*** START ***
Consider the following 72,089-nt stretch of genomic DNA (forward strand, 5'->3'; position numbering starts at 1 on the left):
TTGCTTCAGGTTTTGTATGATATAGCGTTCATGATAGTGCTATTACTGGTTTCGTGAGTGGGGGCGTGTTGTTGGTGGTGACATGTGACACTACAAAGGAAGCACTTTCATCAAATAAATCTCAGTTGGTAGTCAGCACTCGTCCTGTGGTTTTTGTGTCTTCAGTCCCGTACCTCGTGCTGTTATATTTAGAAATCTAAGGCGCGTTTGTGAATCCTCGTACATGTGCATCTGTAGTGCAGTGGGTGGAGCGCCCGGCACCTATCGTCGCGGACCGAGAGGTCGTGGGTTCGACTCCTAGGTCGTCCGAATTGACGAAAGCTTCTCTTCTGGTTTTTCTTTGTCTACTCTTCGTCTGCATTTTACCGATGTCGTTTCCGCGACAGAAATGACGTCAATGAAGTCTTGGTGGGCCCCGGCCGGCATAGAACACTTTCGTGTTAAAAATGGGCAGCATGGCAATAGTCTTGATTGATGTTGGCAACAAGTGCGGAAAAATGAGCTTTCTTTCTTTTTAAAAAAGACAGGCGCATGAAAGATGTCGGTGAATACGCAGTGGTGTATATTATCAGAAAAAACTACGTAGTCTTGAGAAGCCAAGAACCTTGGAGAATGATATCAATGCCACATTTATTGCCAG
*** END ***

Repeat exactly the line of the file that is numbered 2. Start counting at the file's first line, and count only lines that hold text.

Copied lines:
TTGCTTCAGGTTTTGTATGATATAGCGTTCATGATAGTGCTATTACTGGTTTCGTGAGTGGGGGCGTGTTGTTGGTGGTGACATGTGACACTACAAAGGAAGCACTTTCATCAAATAAATCTCAGTTGGTAGTCAGCACTCGTCCTGTGGTTTTTGTGTCTTCAGTCCCGTACCTCGTGCTGTTATATTTAGAAATCTAAGGCGCGTTTGTGAATCCTCGTACATGTGCATCTGTAGTGCAGTGGGTGGAGCGCCCGGCACCTATCGTCGCGGACCGAGAGGTCGTGGGTTCGACTCCTAGGTCGTCCGAATTGACGAAAGCTTCTCTTCTGGTTTTTCTTTGTCTACTCTTCGTCTGCATTTTACCGATGTCGTTTCCGCGACAGAAATGACGTCAATGAAGTCTTGGTGGGCCCCGGCCGGCATAGAACACTTTCGTGTTAAAAATGGGCAGCATGGCAATAGTCTTGATTGATGTTGGCAACAAGTGCGGAAAAATGAGCTTTCTTTCTTTTTAAAAAAGACAGGCGCATGAAAGATGTCGGTGAATACGCAGTGGTGTATATTATCAGAAAAAACTACGTAGTCTTGAGAAGCCAAGAACCTTGGAGAATGATATCAATGCCACATTTATTGCCAG